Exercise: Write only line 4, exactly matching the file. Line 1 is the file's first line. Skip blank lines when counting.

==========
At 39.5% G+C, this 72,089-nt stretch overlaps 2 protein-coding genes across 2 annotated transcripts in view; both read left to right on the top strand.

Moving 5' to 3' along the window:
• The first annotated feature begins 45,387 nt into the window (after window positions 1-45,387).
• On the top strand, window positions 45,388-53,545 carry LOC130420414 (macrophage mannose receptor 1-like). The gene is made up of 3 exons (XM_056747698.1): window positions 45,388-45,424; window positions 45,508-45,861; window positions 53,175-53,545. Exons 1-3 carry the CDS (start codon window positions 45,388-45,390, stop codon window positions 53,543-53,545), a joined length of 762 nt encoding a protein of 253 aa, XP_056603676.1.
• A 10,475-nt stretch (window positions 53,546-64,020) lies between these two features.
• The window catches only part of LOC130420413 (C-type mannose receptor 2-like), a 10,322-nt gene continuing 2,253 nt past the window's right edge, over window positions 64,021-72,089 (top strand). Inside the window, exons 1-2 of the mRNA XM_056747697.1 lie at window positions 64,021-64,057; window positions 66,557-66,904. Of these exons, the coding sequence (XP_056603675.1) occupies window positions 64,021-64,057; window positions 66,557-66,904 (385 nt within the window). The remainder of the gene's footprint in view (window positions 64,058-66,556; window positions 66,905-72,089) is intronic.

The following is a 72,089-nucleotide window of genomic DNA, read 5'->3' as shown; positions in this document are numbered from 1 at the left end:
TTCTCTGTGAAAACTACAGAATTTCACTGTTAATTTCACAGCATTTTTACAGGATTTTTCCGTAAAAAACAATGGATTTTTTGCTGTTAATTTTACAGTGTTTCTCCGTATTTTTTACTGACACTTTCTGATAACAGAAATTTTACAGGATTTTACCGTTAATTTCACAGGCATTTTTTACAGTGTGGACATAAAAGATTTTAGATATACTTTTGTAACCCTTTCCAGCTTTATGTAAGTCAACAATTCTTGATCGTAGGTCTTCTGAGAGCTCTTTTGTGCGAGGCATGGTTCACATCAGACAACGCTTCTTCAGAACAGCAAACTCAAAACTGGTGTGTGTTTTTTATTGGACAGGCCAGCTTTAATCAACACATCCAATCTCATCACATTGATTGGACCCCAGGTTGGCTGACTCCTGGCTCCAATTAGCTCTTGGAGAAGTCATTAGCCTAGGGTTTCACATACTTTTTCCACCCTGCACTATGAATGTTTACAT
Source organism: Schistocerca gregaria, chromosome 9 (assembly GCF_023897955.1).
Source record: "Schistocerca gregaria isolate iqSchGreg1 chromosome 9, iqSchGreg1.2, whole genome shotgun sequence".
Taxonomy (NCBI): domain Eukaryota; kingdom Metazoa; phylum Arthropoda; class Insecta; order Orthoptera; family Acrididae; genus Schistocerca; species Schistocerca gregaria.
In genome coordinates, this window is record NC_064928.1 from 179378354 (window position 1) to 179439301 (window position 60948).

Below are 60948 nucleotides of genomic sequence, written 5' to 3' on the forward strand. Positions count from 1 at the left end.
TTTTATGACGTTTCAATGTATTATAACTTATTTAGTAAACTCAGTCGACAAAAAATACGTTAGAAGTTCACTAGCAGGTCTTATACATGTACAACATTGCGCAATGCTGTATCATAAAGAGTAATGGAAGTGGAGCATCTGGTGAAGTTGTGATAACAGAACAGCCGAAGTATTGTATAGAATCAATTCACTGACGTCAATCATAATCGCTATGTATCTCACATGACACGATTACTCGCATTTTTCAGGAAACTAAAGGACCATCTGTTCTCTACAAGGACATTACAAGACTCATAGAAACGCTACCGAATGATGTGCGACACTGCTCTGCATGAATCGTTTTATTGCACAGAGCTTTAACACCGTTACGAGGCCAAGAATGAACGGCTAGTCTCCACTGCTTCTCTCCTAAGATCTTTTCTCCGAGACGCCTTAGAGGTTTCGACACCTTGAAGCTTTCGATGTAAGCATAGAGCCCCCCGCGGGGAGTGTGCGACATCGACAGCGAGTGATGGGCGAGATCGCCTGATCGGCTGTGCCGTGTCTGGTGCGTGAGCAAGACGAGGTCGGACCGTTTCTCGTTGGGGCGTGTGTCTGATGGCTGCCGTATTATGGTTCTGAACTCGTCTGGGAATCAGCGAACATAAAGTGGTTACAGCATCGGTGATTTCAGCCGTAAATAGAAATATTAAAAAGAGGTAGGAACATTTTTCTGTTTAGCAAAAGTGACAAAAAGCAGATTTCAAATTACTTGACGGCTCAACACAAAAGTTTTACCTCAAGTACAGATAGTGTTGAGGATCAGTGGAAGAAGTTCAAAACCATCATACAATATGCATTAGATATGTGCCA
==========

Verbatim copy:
• On the top strand, window positions 45,388-53,545 carry LOC130420414 (macrophage mannose receptor 1-like). The gene is made up of 3 exons (XM_056747698.1): window positions 45,388-45,424; window positions 45,508-45,861; window positions 53,175-53,545. Exons 1-3 carry the CDS (start codon window positions 45,388-45,390, stop codon window positions 53,543-53,545), a joined length of 762 nt encoding a protein of 253 aa, XP_056603676.1.